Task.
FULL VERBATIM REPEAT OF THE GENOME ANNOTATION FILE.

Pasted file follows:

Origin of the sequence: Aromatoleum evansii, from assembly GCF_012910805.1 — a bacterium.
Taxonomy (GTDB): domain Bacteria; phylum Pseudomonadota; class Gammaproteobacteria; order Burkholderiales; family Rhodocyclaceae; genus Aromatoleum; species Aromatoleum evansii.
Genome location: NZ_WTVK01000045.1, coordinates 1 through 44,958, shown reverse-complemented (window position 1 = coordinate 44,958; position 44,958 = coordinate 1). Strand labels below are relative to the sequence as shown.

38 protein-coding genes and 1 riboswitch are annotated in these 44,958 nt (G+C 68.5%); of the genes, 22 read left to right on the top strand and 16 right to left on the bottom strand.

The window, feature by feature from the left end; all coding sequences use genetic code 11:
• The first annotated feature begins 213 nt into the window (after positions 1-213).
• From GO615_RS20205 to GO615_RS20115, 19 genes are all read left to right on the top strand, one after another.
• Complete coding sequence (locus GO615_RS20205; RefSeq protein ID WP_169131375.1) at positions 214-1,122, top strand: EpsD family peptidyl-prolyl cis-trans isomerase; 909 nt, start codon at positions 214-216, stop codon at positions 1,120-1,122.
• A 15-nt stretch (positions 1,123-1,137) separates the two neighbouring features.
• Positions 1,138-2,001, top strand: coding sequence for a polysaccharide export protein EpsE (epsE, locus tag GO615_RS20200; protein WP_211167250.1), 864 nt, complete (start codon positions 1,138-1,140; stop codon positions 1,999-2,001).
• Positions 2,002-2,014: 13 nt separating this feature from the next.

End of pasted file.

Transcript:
Origin of the sequence: Aromatoleum evansii, from assembly GCF_012910805.1 — a bacterium.
Taxonomy (GTDB): domain Bacteria; phylum Pseudomonadota; class Gammaproteobacteria; order Burkholderiales; family Rhodocyclaceae; genus Aromatoleum; species Aromatoleum evansii.
Genome location: NZ_WTVK01000045.1, coordinates 1 through 44,958, shown reverse-complemented (window position 1 = coordinate 44,958; position 44,958 = coordinate 1). Strand labels below are relative to the sequence as shown.

38 protein-coding genes and 1 riboswitch are annotated in these 44,958 nt (G+C 68.5%); of the genes, 22 read left to right on the top strand and 16 right to left on the bottom strand.

The window, feature by feature from the left end; all coding sequences use genetic code 11:
• The first annotated feature begins 213 nt into the window (after positions 1-213).
• From GO615_RS20205 to GO615_RS20115, 19 genes are all read left to right on the top strand, one after another.
• Complete coding sequence (locus GO615_RS20205; RefSeq protein ID WP_169131375.1) at positions 214-1,122, top strand: EpsD family peptidyl-prolyl cis-trans isomerase; 909 nt, start codon at positions 214-216, stop codon at positions 1,120-1,122.
• A 15-nt stretch (positions 1,123-1,137) separates the two neighbouring features.
• Positions 1,138-2,001, top strand: coding sequence for a polysaccharide export protein EpsE (epsE, locus tag GO615_RS20200; protein WP_211167250.1), 864 nt, complete (start codon positions 1,138-1,140; stop codon positions 1,999-2,001).
• Positions 2,002-2,014: 13 nt separating this feature from the next.